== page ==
Hi guys and ladies,
I bought a tag to elk hunt this year in Washington West side.any tips for the first timer? I usually hunt by myself. I know alot of hunters don't like to give out hunting areas. Just afew tips would be alot of help.
19 replies [Last post]
Mon, 2003-10-20 16:08
Hi guys and ladies,
Tue, 2003-10-21 23:35#1
You may want to reconsider hunting by yourself for elk. They are big and your squaring yourself up for a lot of packing if you tag one in the sticks.
Elk steak is good, you might be able to sucker someone into the packing job if you offer them some backstrap. :smile:
Wed, 2003-10-22 09:04#2
Elk ARE big, and packing one out by yourself is a big job. Still, it's only a BIG job, it's not an IMPOSSIBLE job.
I'm mid-40s and probably in average to slightly better-than-average condition for my age. I'm not nearly in as good of shape as some of the guys my age I know who go jogging every other day and mountain biking on the weekends. I hunt by myself and have always managed to get the meat and hide and head down off the mountain without help.
It's always a lot of work, and always leaves me with sore muscles for the next few days, but that just makes the meat taste all the better.
Tue, 2003-10-28 23:30#3
Do you quarter it out Don and/or use a game sled? Just curious...
Wed, 2003-10-29 00:28#4
Thanks for the tips guys, Ihave found out most elk hunters out this way don't like having a "NEW KID" hunt with them. But I will keep trying!!!!!!!!!
Wed, 2003-10-29 10:16#5
I bet you pay real close attention to where you get one down though LOL.
Packing a good bull out is not impossible but I will tell ya shortly after that first trip you begin to wonder if you had your brain in drive when you pulled the trigger
[ This Message was edited by: captchee on 2003-10-29 09:18 ]
Thu, 2003-10-30 05:33#6
Elk sleds? Never seen it. Don't think a sled would hold up where mos' elk hang out. Might be differnt after the snow pushes 'em down into the roaded areas. You won't ever catch me tryin' to drag much more than a quarter of an elk, an then only far enough to get it loaded on my mule. Lifelong deer hunters cannot imagine what they're dealing with until they get a bull down. Soon as they find they need help just to roll it over they start to get the idea.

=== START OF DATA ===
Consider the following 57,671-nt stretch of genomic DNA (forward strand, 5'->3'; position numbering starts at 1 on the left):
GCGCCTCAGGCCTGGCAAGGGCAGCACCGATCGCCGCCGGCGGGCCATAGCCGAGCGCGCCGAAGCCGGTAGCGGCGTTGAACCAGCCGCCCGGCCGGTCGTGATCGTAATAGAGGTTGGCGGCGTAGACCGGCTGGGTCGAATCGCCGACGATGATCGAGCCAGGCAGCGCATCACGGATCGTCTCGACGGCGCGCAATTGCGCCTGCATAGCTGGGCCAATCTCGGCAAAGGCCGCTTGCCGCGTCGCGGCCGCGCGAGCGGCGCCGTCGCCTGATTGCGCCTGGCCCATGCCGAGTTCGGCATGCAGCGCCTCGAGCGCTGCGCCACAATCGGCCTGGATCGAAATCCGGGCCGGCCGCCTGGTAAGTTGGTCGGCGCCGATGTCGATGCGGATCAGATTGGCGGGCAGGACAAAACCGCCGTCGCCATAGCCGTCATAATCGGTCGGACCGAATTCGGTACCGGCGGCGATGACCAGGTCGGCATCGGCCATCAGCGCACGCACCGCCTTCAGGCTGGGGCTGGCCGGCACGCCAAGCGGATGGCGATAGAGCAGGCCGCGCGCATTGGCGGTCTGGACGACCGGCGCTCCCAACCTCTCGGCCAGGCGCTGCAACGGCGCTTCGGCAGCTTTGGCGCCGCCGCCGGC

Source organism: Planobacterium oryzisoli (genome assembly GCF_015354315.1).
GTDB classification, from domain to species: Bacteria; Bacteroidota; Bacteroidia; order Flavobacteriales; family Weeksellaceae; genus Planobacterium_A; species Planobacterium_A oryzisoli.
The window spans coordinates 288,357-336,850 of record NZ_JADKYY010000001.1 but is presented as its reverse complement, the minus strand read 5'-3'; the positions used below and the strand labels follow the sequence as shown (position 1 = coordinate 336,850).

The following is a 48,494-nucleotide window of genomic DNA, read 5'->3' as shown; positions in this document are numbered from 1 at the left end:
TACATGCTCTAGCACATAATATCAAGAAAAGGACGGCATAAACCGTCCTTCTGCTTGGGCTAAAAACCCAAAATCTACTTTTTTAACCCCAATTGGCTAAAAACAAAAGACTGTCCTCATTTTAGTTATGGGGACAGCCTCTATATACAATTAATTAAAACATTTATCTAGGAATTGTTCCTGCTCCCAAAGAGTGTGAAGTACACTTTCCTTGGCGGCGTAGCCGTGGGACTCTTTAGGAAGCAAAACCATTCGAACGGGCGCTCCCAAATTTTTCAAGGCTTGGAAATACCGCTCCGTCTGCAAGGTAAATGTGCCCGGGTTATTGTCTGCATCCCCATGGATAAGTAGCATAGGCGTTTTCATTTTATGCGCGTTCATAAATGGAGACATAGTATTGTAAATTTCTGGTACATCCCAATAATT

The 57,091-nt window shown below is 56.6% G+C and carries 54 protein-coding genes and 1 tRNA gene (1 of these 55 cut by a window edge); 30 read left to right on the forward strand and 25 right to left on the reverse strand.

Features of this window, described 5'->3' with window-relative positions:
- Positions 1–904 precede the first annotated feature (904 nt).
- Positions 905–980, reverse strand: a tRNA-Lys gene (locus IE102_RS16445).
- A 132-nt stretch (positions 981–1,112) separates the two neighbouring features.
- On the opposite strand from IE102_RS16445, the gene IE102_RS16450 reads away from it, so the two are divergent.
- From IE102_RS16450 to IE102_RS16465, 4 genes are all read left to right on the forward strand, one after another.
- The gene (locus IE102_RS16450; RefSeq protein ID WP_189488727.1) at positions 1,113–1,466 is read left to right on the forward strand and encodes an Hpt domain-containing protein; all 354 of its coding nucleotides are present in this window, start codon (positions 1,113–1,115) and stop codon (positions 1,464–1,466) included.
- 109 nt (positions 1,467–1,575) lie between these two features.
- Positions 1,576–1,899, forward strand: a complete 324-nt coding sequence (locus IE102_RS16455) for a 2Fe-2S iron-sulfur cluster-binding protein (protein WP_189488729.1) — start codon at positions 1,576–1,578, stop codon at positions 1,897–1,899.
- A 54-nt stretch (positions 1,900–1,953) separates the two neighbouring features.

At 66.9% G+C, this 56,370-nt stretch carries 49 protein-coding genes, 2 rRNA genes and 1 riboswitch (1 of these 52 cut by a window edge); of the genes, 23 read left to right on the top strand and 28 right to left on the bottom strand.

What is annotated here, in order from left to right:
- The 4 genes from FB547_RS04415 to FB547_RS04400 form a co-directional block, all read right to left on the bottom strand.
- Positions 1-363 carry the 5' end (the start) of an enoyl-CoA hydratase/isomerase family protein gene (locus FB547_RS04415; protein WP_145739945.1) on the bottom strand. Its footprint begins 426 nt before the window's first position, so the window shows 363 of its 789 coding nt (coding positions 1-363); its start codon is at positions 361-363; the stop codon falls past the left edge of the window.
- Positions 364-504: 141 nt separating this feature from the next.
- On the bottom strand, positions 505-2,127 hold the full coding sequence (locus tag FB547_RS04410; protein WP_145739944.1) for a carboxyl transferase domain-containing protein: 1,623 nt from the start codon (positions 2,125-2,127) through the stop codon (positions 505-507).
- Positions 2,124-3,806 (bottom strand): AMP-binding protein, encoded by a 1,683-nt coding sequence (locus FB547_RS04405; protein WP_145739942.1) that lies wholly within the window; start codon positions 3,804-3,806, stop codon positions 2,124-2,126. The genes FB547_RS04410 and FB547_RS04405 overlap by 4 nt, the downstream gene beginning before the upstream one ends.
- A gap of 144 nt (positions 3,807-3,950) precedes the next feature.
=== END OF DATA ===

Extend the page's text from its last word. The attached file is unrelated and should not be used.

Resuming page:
Thu, 2003-10-30 12:56#7
I skin and quarter the elk, and remove the tenderloins and backstraps. In the past, when I got a cow, I just left the head. This year I also took the head for CWD testing. It takes several trips up and down the mountain, but I pack all of this out on my back on a pack-frame.
Wed, 2003-11-05 22:47#8
Oh ok, Don. I have heard that pack frames work well in that situation.
One of the reasons I suggested going with two or more people is that we usually try to drag the game (elk, deer) out whole but gutted. Reason being that it is easier to hang in the garage, skin it, and then let it age for 5-7 days then butcher.
About the sled, I just meant a game carrier (one with wheels), never used one for an elk myself. I can't imagine trying to haul an elk on a toboggan.
Thu, 2003-11-06 18:02#9
Helped a friend git a big bull off the side of a cliff onct. Had to crawl up on our hands an' knees. We ended up cuttin' a trail across the face of the cliff to git to a chute. There was 'bout 6" of snow, so we slid the quarters down in pannyards til we got close to the mules. They'd slide for a hunnert fifty yard or so an' git hung up on somethin', then we'd walk down an' slide 'em agin. My buddy took the head down on his lap, slidin' down on his behind. Wish I had a picture of that. Nice bull, went 'bout 340 or so as I recall.
[ This Message was edited by: BeaverJack on 2003-11-06 17:03 ]
Sun, 2003-11-09 23:19#10
BeaverJack, I'm sure your friend would have never heard the end of it if he had shot a raghorn up there.